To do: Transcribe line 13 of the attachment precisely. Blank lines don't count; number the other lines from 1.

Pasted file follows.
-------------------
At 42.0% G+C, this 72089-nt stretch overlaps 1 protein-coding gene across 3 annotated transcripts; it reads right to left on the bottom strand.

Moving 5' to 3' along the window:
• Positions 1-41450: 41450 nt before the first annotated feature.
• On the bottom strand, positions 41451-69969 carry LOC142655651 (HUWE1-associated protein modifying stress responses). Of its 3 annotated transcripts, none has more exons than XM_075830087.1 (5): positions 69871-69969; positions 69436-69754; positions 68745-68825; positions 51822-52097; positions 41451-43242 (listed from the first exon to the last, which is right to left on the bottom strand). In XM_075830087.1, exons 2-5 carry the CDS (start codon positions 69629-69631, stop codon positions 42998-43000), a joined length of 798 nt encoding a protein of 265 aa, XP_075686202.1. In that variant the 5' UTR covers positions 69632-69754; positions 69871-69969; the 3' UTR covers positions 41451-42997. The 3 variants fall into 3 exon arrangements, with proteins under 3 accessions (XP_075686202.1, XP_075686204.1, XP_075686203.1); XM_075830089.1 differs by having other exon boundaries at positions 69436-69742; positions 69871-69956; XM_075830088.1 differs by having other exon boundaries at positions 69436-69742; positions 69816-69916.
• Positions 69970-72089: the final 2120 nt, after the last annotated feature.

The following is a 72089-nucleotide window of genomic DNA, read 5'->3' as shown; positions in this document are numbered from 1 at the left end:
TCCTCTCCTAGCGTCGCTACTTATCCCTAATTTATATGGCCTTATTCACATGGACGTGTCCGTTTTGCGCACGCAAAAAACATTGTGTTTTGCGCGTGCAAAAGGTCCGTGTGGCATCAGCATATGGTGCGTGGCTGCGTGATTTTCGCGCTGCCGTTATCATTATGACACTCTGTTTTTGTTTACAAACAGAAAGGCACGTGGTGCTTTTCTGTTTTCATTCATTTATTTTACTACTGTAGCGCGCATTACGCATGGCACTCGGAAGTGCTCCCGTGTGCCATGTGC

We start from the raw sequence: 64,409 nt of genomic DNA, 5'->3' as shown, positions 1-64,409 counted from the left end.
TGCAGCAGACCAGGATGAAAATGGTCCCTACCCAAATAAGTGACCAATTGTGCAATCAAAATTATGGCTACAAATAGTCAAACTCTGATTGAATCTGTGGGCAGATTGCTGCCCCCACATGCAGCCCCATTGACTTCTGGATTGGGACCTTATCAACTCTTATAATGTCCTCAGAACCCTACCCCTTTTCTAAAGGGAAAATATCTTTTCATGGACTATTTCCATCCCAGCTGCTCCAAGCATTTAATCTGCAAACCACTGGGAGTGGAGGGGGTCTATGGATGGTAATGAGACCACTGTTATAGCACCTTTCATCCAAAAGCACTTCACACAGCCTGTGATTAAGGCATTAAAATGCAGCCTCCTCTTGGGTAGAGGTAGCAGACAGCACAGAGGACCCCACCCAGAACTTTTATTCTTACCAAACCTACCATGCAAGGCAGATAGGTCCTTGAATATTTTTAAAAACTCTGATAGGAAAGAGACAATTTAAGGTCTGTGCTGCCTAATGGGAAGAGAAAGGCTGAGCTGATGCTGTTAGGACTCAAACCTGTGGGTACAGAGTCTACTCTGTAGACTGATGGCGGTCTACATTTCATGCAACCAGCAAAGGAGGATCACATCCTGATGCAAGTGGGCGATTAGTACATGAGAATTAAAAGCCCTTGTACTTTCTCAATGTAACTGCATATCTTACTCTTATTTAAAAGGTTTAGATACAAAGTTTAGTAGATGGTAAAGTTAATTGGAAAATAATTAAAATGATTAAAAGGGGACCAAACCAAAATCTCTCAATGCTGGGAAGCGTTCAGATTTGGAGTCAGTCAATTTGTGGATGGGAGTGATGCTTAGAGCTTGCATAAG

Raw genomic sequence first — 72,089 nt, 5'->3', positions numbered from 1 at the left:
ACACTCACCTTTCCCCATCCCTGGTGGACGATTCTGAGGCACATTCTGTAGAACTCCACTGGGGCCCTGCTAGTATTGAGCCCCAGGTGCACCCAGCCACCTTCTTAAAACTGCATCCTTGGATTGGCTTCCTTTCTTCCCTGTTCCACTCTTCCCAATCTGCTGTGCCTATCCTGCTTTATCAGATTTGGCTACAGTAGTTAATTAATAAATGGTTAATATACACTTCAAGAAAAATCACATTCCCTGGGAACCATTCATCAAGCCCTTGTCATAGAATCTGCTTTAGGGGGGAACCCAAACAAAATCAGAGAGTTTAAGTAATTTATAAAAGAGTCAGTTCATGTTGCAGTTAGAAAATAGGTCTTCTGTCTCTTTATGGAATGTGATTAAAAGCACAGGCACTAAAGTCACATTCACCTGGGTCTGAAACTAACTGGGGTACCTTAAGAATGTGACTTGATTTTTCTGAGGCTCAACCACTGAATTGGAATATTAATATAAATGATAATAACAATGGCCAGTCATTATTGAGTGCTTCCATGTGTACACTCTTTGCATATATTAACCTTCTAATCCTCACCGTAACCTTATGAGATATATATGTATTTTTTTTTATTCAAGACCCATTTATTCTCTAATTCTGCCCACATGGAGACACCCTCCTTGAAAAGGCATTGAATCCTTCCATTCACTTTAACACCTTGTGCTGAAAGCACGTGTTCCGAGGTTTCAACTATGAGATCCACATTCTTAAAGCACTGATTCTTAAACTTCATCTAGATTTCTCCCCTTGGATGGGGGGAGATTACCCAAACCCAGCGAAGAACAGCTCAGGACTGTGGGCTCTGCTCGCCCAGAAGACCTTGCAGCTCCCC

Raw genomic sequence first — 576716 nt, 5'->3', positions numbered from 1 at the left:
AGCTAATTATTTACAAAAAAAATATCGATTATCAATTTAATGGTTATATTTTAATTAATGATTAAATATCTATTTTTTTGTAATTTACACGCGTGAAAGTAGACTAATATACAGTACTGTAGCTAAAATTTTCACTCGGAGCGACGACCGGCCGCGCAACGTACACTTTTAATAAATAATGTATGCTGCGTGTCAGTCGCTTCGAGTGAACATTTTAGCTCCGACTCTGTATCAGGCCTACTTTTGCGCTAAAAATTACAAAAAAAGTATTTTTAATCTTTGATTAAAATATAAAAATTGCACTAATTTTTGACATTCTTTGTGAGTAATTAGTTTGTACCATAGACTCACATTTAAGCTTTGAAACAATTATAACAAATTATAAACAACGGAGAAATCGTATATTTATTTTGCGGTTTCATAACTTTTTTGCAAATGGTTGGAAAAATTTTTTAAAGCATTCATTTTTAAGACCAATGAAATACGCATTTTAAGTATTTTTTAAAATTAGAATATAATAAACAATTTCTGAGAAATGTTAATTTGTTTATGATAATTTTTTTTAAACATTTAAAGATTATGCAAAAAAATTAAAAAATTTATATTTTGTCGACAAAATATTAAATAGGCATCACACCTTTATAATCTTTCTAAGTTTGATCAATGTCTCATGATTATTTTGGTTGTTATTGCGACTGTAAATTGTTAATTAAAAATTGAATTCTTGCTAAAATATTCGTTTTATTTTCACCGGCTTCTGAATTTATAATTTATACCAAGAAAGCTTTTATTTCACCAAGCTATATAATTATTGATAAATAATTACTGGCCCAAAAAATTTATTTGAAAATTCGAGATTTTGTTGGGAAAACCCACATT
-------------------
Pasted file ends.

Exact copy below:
AGCTAATTATTTACAAAAAAAATATCGATTATCAATTTAATGGTTATATTTTAATTAATGATTAAATATCTATTTTTTTGTAATTTACACGCGTGAAAGTAGACTAATATACAGTACTGTAGCTAAAATTTTCACTCGGAGCGACGACCGGCCGCGCAACGTACACTTTTAATAAATAATGTATGCTGCGTGTCAGTCGCTTCGAGTGAACATTTTAGCTCCGACTCTGTATCAGGCCTACTTTTGCGCTAAAAATTACAAAAAAAGTATTTTTAATCTTTGATTAAAATATAAAAATTGCACTAATTTTTGACATTCTTTGTGAGTAATTAGTTTGTACCATAGACTCACATTTAAGCTTTGAAACAATTATAACAAATTATAAACAACGGAGAAATCGTATATTTATTTTGCGGTTTCATAACTTTTTTGCAAATGGTTGGAAAAATTTTTTAAAGCATTCATTTTTAAGACCAATGAAATACGCATTTTAAGTATTTTTTAAAATTAGAATATAATAAACAATTTCTGAGAAATGTTAATTTGTTTATGATAATTTTTTTTAAACATTTAAAGATTATGCAAAAAAATTAAAAAATTTATATTTTGTCGACAAAATATTAAATAGGCATCACACCTTTATAATCTTTCTAAGTTTGATCAATGTCTCATGATTATTTTGGTTGTTATTGCGACTGTAAATTGTTAATTAAAAATTGAATTCTTGCTAAAATATTCGTTTTATTTTCACCGGCTTCTGAATTTATAATTTATACCAAGAAAGCTTTTATTTCACCAAGCTATATAATTATTGATAAATAATTACTGGCCCAAAAAATTTATTTGAAAATTCGAGATTTTGTTGGGAAAACCCACATT